As a result of Alaska’s Clear and Equitable Share, the Alaska Gasline Inducement Act, and other, similar regulations and executive decisions, dollars that would have gone to replenish Alaska’s economic future instead have gone to places like Angola, Australia, Norway, the Gulf of Mexico and the ten or so other locations which the New York Times recently named oil industry “hot spots.” Like the Kennecott mine and Southeast’s timber industry before it, Alaska’s oil industry is rapidly becoming a historic footnote.

Because they have it in their power to do so, how do Alaskans change that future? There are three steps.

First, reform Alaska’s oil and gas production taxes to focus on long-term investment. Some who passed ACES argue that it already does that; it does not. Unlike tax regimes that attract investment, ACES taxes away the upside to industry when prices are high, forcing oil and gas companies essentially to accept utility-like returns. The proof is in the pudding; while the New York Times reports “excitement” elsewhere in the world industry, investment in the development of additional Alaska resources has cratered since ACES was passed. In mid-November, ConocoPhillips, “Alaska’s Oil and Gas Company,” announced for the first time in the last 45 years that it would not drill an exploration well on Alaska state lands this coming year.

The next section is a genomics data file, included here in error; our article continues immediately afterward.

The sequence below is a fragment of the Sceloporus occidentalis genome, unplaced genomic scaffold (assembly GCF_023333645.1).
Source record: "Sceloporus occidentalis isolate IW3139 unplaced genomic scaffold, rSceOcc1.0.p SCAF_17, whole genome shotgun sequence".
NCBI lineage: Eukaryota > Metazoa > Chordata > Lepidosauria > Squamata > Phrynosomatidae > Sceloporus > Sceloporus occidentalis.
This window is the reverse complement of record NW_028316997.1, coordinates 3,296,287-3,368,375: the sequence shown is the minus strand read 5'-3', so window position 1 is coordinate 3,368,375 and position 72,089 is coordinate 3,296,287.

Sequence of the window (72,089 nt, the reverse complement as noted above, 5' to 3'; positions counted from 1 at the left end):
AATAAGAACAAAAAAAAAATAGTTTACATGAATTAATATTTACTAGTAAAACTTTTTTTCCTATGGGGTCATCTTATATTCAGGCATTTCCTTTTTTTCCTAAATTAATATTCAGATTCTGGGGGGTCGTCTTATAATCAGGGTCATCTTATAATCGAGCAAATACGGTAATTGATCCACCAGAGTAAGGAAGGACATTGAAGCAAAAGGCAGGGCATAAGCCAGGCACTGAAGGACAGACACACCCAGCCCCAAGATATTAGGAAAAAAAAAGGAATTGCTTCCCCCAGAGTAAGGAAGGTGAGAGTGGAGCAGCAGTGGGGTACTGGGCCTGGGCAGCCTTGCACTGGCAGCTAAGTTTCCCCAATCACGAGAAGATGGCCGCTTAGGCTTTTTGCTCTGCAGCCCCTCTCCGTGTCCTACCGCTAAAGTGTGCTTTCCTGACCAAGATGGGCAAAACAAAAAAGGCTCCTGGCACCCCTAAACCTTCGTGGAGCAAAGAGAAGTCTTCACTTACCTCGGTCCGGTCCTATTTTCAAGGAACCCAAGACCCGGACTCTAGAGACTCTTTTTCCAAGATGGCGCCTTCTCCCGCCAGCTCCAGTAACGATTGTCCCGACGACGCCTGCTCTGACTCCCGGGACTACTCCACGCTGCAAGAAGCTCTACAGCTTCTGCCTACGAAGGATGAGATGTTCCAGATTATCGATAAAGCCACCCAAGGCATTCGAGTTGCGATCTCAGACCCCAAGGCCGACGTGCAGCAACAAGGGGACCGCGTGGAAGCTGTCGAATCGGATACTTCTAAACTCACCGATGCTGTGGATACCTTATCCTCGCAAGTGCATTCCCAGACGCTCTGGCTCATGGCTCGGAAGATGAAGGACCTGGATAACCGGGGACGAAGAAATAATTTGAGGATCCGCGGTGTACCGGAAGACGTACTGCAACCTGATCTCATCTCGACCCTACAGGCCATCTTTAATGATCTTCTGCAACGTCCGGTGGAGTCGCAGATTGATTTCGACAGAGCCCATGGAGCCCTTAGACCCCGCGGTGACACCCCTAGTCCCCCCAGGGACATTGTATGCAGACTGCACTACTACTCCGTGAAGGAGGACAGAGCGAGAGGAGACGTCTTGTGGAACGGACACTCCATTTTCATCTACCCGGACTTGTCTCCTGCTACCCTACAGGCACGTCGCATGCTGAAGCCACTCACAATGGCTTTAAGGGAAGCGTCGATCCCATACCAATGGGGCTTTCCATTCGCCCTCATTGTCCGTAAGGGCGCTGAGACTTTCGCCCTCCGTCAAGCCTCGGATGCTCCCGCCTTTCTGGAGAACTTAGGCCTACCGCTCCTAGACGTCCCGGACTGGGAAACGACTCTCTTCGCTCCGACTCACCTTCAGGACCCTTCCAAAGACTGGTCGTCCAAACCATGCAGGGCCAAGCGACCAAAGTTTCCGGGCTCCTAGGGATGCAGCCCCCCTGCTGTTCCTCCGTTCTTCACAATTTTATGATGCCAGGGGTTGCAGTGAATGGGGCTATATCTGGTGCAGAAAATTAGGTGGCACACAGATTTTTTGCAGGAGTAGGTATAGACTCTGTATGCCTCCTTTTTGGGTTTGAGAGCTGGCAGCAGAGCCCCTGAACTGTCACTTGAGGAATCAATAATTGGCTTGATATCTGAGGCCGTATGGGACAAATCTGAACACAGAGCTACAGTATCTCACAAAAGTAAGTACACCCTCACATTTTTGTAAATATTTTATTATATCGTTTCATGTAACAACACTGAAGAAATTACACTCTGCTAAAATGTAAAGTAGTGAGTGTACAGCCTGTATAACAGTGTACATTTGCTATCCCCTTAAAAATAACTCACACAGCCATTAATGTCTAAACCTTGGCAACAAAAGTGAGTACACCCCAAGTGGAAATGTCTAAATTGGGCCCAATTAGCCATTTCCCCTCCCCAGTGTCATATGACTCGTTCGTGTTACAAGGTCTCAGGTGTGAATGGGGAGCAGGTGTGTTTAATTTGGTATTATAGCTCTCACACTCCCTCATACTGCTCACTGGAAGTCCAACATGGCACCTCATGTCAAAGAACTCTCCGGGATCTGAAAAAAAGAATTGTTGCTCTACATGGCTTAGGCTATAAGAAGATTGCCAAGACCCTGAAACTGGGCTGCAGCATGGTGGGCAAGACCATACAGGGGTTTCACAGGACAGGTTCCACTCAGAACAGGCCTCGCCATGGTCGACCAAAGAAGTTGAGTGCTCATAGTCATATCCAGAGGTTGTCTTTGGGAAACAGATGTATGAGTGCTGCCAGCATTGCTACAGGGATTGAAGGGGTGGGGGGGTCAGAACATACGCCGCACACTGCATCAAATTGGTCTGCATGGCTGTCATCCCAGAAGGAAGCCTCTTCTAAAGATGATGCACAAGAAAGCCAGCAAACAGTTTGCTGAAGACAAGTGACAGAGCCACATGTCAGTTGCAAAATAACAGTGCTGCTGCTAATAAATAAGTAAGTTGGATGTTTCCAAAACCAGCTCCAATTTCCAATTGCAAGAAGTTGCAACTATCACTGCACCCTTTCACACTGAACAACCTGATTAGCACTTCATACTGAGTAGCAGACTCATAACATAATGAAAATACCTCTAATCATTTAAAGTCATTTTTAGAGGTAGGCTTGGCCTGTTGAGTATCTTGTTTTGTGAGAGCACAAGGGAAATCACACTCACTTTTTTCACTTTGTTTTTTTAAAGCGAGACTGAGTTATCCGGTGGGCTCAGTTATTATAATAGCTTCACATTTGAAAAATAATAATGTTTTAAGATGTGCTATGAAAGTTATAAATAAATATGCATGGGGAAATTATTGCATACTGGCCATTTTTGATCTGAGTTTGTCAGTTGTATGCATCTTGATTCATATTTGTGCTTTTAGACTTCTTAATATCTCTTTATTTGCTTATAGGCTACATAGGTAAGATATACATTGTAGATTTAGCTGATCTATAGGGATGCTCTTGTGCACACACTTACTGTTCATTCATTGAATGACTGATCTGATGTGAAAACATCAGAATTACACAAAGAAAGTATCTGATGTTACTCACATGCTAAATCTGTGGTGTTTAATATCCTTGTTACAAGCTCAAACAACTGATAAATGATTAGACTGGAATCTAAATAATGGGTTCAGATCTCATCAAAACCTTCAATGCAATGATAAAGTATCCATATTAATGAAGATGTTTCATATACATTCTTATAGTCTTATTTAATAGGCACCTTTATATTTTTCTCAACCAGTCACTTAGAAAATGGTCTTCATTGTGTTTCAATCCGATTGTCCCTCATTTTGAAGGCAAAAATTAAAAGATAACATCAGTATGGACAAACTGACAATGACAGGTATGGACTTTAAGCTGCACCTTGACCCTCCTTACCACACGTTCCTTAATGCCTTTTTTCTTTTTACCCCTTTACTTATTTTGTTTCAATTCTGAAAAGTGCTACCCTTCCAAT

Second, terminate AGIA. Whether AGIA was right or wrong when passed in 2007, the world has changed. As the federal Energy Information Agency, the highly respected Potential Gas Committee, and widely respected industry observer Daniel Yergin all have concluded, Lower 48 shale gas is a game changer. As a result, the $500 million in state funds committed by AGIA to a Lower 48 project increasingly looks like a fourth down, one-second-on-the-clock, Hail Mary pass from Alaska’s own end zone. Alaskans need to redirect state funds to better targets.

Third, progress all options. A recent Anchorage Daily News editorial suggests at least some in the Parnell Administration favor eliminating efforts on a Bullet Line. Not only is the Bullet Line potentially important to overcoming the decline in Cook Inlet production, it may provide the best way to monetize North Slope gas in the face of the paradigm shift in the Lower 48 gas market. This is not the time to defer potential options; it is the time to maintain full speed on all of them.

Given the lead times required to develop new sources, the critical decisions that will determine the long-term future of the Alaska economy will be made during the term of the Governor we elect in 2010. Perhaps because they were involved in bringing Alaska to this point, many of those who seek to lead Alaska in the upcoming, critical term strive to point the debate in another direction.

Governor Parnell, for example, spends his political capital talking about the need to encourage development on the federal Outer Continental Shelf, over which an Alaska Governor has no control and which will not produce either state royalties or production tax revenues.

Apparently seeking to continue Governor Palin’s “kick ass” approach, Senator French touts his extensive involvement in creating ACES, ignoring the fact that it is rapidly depleting Alaska’s future.

Alaskans need to demand more from those who would lead them. The candidates need to spell out how Alaska will overcome the current economic trajectory. They need to recognize “it’s the oil, stupid.” If not, the relevant question quickly will become “who lost Alaska’s future.”

Reprinted from Alaska Dispatch, Talk of the Tundra (Nov. 30, 2009) (

One response to “Alaska’s economic future is at stake